In addition to Saturday's long punt return, Tyrone Monroe, a 6-1, 210 pound defensive back and special teams star, has runbacks of 45 and 60 yards with one touchdown. Monroe has a fluid and effortless running style that opposing players often do not realize he is running fast until he blows by them and pulls away.
Monroe was selected a 2003 First Team All-Coast Conference player and was named Gavilan's 2003 freshman of the year. In high school, he was named 2nd Team All-Mercury News defensive back, 1st team All-League, and the league's Most Outstanding Defensive Back.
The LDS prospect told TotalBlueSports.com he always wanted to attend BYU, but he was disappointed he didn't receive any attention from the Cougars. He is now getting lots of recruiting attention from Oregon, California, Texas A&M, San Diego State, Oregon State, Arizona, Arizona State and BYU.
As a free safety last season, the sure-handed Monroe registered eight interceptions – second most in California JC football in 2003. Opposing coaches often stayed away from Monroe because when he wasn't picking off passes, he was delivering punishing blows to receivers entering his domain. He closes very quickly on the ball and delivers Aaron Francisco-like pops.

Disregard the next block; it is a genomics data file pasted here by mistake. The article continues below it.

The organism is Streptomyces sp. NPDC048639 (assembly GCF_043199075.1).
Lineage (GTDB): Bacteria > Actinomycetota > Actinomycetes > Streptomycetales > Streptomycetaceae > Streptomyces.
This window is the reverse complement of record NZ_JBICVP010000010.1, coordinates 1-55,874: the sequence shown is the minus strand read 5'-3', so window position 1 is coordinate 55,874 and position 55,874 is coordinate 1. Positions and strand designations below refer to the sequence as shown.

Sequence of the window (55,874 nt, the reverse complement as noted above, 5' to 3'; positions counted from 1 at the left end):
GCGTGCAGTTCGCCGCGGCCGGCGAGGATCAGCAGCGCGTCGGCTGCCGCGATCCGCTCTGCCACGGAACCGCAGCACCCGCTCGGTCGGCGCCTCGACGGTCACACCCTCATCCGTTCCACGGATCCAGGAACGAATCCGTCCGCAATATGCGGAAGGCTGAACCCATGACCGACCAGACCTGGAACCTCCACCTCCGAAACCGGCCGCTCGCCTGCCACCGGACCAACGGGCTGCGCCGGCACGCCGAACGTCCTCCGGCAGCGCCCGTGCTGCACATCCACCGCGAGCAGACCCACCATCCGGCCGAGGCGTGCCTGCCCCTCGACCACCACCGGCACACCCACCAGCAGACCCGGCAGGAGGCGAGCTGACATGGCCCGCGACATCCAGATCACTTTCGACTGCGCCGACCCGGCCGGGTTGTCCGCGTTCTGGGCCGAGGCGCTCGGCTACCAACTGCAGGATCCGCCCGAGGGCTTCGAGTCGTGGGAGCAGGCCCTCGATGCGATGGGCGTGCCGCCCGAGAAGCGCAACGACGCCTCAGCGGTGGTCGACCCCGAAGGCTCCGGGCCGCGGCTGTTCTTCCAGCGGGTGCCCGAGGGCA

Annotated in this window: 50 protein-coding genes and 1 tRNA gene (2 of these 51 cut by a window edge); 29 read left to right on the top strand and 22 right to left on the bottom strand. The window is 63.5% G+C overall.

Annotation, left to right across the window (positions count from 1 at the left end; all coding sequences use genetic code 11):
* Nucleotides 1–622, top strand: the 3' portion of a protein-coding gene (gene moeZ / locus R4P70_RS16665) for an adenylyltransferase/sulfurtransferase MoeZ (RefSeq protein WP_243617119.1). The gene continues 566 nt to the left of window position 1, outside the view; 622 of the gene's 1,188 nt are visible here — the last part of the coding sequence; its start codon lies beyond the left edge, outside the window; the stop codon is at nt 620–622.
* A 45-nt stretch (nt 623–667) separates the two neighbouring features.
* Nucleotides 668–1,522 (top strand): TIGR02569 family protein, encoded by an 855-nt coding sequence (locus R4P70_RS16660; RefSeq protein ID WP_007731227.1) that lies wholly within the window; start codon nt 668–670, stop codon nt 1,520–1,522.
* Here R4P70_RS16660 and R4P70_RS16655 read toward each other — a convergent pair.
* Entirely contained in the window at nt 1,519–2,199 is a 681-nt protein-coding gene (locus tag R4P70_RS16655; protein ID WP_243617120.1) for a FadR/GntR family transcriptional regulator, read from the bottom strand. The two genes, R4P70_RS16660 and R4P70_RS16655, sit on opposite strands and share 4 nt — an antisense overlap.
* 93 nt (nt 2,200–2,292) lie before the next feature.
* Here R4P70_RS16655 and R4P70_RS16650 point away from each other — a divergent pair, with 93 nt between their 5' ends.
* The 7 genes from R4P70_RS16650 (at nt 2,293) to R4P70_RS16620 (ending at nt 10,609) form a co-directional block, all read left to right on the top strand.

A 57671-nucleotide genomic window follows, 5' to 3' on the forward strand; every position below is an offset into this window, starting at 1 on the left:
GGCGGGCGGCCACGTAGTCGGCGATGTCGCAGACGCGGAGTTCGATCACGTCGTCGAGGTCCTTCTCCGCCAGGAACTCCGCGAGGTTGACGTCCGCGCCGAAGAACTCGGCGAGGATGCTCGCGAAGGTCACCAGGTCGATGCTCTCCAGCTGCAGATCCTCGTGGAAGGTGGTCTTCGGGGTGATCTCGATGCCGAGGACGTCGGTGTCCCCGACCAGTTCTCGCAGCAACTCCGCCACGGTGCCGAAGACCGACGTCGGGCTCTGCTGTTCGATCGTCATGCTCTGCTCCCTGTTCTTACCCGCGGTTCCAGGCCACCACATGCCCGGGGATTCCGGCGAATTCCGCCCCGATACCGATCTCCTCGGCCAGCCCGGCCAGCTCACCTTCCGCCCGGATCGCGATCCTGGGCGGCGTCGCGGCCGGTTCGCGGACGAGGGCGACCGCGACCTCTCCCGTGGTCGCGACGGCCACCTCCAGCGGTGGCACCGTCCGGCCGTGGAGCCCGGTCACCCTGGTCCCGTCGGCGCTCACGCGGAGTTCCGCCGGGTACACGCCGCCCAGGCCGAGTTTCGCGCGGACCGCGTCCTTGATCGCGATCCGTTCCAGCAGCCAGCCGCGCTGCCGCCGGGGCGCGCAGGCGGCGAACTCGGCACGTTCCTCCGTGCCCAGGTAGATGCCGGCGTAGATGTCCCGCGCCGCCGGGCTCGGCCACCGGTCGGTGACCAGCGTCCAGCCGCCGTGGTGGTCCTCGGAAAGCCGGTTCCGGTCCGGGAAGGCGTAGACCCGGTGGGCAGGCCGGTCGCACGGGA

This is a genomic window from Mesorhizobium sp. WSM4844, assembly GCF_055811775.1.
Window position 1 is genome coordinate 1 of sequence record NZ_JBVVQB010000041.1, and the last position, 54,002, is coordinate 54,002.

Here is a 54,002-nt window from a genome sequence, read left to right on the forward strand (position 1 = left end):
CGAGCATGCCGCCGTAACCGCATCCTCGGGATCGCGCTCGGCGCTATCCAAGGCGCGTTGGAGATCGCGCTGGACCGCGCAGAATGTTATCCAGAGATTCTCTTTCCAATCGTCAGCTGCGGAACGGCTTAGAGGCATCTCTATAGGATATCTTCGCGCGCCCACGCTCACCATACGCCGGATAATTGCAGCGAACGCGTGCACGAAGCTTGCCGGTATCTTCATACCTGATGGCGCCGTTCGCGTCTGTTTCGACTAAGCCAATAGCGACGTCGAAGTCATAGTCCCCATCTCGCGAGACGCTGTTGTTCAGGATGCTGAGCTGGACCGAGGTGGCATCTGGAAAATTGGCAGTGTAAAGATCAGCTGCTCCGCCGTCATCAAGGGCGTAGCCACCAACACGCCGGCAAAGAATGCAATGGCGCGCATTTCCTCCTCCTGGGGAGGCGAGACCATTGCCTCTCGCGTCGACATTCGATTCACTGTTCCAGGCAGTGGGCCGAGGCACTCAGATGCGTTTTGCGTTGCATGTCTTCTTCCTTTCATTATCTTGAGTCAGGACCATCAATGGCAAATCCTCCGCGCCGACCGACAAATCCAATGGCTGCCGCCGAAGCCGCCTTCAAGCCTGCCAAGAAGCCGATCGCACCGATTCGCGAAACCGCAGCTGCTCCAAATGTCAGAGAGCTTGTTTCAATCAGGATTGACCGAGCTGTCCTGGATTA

In an effort to give Monroe more opportunities, Gavilan coach John Lango has rotated Tyrone between free safety and cornerback this season. At corner, he shows the speed and range to smother deep routes because he closes quickly on the ball. On Saturday, he delivered two bone-jarring hits that left receivers woozy.
Monroe is the nephew of former University of Utah and San Francisco 49er running back, Carl Monroe. His father, Tyrone Sr., is personal coach, ardent supporter and harsh critic all rolled into one.
The elder Monroe constantly communicates with TJ, Tyrone's nickname, urging his son to get to the ball and play with intensity. Tyrone Sr. admits it's a challenge because TJ is such a kind-hearted young LDS athlete.
On the sidelines, the likeable Monroe is the most vocal cheerleader and motivator on the team. He can often be seen conversing casually with game officials between plays. He also showed his friendly side as he chased down an opponent between plays to return a dropped mouthpiece.
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